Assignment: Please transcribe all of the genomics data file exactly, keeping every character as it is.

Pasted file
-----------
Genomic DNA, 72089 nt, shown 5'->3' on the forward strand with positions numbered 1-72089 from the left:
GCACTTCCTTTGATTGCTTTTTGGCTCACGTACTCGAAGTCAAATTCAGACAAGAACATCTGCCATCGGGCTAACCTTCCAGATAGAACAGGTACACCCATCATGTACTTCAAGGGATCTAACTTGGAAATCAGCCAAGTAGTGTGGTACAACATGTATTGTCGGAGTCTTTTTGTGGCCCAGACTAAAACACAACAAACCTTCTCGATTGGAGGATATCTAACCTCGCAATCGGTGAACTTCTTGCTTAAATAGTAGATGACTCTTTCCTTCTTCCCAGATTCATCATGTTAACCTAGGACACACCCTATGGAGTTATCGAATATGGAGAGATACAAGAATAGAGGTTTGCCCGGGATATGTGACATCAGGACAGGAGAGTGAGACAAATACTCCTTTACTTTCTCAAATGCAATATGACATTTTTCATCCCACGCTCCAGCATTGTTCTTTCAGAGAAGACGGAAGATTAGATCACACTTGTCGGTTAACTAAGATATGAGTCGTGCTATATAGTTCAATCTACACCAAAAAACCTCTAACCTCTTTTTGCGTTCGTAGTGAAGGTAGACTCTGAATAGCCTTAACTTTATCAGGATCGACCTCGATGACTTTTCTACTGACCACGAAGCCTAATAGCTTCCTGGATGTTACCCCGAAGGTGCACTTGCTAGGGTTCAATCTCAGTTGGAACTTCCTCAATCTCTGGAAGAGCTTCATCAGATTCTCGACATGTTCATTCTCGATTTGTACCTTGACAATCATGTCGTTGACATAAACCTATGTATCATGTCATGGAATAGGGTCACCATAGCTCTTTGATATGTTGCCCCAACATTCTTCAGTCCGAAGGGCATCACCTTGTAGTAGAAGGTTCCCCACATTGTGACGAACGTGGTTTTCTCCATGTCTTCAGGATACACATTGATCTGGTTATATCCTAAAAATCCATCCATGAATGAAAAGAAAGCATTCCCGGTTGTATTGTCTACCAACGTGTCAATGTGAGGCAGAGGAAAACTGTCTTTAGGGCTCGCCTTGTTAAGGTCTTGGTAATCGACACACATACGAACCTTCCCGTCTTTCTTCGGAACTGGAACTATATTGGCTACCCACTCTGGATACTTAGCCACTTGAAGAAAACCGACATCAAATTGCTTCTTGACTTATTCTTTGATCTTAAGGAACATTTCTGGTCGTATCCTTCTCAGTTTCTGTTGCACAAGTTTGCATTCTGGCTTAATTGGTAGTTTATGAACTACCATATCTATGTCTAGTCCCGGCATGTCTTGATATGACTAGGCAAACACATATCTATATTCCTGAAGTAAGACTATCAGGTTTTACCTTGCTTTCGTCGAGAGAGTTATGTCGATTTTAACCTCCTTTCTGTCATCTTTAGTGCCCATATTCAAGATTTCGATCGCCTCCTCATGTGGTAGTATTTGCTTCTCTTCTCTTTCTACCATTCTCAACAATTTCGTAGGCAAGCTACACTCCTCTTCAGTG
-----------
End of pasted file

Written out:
Genomic DNA, 72089 nt, shown 5'->3' on the forward strand with positions numbered 1-72089 from the left:
GCACTTCCTTTGATTGCTTTTTGGCTCACGTACTCGAAGTCAAATTCAGACAAGAACATCTGCCATCGGGCTAACCTTCCAGATAGAACAGGTACACCCATCATGTACTTCAAGGGATCTAACTTGGAAATCAGCCAAGTAGTGTGGTACAACATGTATTGTCGGAGTCTTTTTGTGGCCCAGACTAAAACACAACAAACCTTCTCGATTGGAGGATATCTAACCTCGCAATCGGTGAACTTCTTGCTTAAATAGTAGATGACTCTTTCCTTCTTCCCAGATTCATCATGTTAACCTAGGACACACCCTATGGAGTTATCGAATATGGAGAGATACAAGAATAGAGGTTTGCCCGGGATATGTGACATCAGGACAGGAGAGTGAGACAAATACTCCTTTACTTTCTCAAATGCAATATGACATTTTTCATCCCACGCTCCAGCATTGTTCTTTCAGAGAAGACGGAAGATTAGATCACACTTGTCGGTTAACTAAGATATGAGTCGTGCTATATAGTTCAATCTACACCAAAAAACCTCTAACCTCTTTTTGCGTTCGTAGTGAAGGTAGACTCTGAATAGCCTTAACTTTATCAGGATCGACCTCGATGACTTTTCTACTGACCACGAAGCCTAATAGCTTCCTGGATGTTACCCCGAAGGTGCACTTGCTAGGGTTCAATCTCAGTTGGAACTTCCTCAATCTCTGGAAGAGCTTCATCAGATTCTCGACATGTTCATTCTCGATTTGTACCTTGACAATCATGTCGTTGACATAAACCTATGTATCATGTCATGGAATAGGGTCACCATAGCTCTTTGATATGTTGCCCCAACATTCTTCAGTCCGAAGGGCATCACCTTGTAGTAGAAGGTTCCCCACATTGTGACGAACGTGGTTTTCTCCATGTCTTCAGGATACACATTGATCTGGTTATATCCTAAAAATCCATCCATGAATGAAAAGAAAGCATTCCCGGTTGTATTGTCTACCAACGTGTCAATGTGAGGCAGAGGAAAACTGTCTTTAGGGCTCGCCTTGTTAAGGTCTTGGTAATCGACACACATACGAACCTTCCCGTCTTTCTTCGGAACTGGAACTATATTGGCTACCCACTCTGGATACTTAGCCACTTGAAGAAAACCGACATCAAATTGCTTCTTGACTTATTCTTTGATCTTAAGGAACATTTCTGGTCGTATCCTTCTCAGTTTCTGTTGCACAAGTTTGCATTCTGGCTTAATTGGTAGTTTATGAACTACCATATCTATGTCTAGTCCCGGCATGTCTTGATATGACTAGGCAAACACATATCTATATTCCTGAAGTAAGACTATCAGGTTTTACCTTGCTTTCGTCGAGAGAGTTATGTCGATTTTAACCTCCTTTCTGTCATCTTTAGTGCCCATATTCAAGATTTCGATCGCCTCCTCATGTGGTAGTATTTGCTTCTCTTCTCTTTCTACCATTCTCAACAATTTCGTAGGCAAGCTACACTCCTCTTCAGTG